Julia: "I don't know what started it, but I would imagine these fairies that lived at the bottom of the school pool. One of them was king of the water fairies. I'm not sure why the king of the water fairies would live in a swimming pool, but I guess that was just where my mind went. I started talking to the king of the water fairies, just randomly chatting. I don't remember any of the conversations, but I'd do this thing where you would talk under water and it sounds all weird. I would imagine his responses, mostly just to keep my mind busy while swimming up and down the pool."

Probably doing laps or whatever for school.

Amanda: Yeah, makes sense.

Julia: "However, after a little while of doing this, I became aware that his responses didn't seem to be just coming from my imagination. It felt like something else out there was responding inside my head. For example, I remember there being a day where he wasn't there and I didn't hear from him and I was really worried until the next time I went swimming and he was back. I don't know what he looked like. It was just his voice. I then went to a church youth group weekend away and I was very aware that the idea of this water spirit that I was talking to kind of clashed with my other beliefs. So, I came to the conclusion that either it was just in my head or it was some demonic presence trying to lull me into a false sense of security. So, I decided that I had to stop talking to him. I felt really bad about it because I considered him a friend, but it was easier to distrust him than question my entire belief system."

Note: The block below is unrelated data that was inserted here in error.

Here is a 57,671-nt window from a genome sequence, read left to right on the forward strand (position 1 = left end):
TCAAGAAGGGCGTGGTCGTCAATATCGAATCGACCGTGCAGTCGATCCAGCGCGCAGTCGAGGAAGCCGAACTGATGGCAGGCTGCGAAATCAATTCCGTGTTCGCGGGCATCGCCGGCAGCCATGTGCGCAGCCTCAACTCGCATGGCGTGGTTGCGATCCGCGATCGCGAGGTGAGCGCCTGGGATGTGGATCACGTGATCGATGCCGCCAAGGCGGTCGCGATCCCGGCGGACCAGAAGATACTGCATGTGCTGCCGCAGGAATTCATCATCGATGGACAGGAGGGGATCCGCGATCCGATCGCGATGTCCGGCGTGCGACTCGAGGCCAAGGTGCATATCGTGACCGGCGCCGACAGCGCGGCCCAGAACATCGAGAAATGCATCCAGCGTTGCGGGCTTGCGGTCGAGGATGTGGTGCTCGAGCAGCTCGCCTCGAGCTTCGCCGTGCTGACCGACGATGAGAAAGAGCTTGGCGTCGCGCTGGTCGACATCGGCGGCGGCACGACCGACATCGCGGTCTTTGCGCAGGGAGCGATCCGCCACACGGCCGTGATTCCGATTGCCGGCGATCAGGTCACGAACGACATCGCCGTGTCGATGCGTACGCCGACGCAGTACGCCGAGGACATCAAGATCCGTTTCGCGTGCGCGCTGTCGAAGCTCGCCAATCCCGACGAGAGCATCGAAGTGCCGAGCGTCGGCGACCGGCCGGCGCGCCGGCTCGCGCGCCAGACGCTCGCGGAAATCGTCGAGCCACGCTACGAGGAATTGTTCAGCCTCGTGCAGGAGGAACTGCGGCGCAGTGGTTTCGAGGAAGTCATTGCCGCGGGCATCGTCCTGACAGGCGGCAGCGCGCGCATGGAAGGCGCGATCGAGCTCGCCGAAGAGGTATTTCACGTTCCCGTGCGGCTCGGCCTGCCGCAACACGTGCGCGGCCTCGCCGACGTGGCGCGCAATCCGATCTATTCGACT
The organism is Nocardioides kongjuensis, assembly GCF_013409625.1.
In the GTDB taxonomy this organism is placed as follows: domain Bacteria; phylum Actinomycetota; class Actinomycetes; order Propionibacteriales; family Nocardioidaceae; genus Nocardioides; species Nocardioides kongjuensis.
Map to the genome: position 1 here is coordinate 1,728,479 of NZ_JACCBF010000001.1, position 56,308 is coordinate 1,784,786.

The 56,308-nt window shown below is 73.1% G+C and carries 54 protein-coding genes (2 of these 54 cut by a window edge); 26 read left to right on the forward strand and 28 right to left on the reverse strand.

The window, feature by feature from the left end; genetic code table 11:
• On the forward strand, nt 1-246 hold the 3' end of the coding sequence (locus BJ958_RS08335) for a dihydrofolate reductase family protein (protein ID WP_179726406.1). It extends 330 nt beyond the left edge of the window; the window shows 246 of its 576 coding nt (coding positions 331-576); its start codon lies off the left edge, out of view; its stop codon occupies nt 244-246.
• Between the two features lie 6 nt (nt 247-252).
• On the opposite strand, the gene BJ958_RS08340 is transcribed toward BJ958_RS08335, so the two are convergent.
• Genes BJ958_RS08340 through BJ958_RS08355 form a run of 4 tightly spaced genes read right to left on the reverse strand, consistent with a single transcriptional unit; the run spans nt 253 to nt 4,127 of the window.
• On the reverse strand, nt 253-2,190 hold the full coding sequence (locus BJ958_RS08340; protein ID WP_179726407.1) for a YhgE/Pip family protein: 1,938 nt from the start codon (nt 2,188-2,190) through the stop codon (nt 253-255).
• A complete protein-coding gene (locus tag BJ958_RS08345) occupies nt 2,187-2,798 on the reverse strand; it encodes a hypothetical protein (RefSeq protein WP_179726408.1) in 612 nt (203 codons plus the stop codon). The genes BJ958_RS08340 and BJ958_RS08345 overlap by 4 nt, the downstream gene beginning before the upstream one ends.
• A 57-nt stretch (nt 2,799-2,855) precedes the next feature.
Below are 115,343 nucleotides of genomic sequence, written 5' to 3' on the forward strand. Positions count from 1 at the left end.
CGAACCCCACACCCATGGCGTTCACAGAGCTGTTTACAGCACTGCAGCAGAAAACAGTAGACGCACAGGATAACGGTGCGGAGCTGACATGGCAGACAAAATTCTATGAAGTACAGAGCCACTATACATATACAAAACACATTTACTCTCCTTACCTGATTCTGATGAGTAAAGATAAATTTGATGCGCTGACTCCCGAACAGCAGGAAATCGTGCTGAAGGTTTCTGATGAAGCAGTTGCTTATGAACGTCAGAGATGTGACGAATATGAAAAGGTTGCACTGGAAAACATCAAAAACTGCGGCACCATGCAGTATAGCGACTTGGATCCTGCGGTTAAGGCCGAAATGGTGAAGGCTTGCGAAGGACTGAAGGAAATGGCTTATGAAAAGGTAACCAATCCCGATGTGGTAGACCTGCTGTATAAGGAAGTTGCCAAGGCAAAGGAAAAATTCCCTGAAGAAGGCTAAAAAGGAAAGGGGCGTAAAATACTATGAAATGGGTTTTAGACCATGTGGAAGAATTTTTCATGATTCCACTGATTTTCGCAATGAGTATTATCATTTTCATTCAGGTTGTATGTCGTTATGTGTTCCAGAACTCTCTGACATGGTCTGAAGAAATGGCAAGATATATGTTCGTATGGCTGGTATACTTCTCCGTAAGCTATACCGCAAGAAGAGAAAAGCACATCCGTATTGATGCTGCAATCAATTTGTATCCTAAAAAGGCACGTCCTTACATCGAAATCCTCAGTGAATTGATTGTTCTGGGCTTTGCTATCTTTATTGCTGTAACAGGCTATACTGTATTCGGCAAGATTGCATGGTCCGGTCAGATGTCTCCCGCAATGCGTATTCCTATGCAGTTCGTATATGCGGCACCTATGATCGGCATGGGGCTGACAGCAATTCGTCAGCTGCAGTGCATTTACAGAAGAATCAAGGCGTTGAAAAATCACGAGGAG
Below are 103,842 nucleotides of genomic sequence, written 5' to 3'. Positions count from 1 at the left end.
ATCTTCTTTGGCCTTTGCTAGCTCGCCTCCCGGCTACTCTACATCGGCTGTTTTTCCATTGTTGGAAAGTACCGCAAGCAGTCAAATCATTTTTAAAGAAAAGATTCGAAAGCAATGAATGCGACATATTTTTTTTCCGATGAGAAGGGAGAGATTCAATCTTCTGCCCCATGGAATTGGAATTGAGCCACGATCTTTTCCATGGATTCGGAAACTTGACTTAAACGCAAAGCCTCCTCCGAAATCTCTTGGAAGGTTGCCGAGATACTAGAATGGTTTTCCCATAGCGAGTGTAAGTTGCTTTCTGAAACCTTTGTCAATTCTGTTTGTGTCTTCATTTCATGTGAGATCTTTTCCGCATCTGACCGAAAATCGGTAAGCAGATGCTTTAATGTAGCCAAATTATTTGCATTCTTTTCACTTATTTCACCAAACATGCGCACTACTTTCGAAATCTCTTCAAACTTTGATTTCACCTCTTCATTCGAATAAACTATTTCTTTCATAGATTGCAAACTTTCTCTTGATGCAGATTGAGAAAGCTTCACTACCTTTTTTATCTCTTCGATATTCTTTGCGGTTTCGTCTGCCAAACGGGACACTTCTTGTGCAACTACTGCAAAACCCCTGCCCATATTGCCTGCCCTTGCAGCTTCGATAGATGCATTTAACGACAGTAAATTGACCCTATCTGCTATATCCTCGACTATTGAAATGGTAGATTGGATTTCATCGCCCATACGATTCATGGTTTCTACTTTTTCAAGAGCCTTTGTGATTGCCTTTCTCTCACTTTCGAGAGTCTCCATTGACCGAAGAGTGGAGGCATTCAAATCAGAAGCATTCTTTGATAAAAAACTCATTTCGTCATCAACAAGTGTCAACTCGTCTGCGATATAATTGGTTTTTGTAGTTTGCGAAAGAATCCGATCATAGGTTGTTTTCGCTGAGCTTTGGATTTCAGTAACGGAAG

Amanda: I don't blame her.

Julia: "Looking back at this story, I started experiencing mental health issues at that sort of age and my brain likes to do strange things when my mental health is bad. I never had the strongest separation between reality and fiction in my head. So, this could have all been in my head or maybe it was some kind of water spirit or demon, but who knows? It does make me wonder, though, how many myths started as a result of someone's mental health though. Anyway, I hope you enjoyed this story. Nizzie."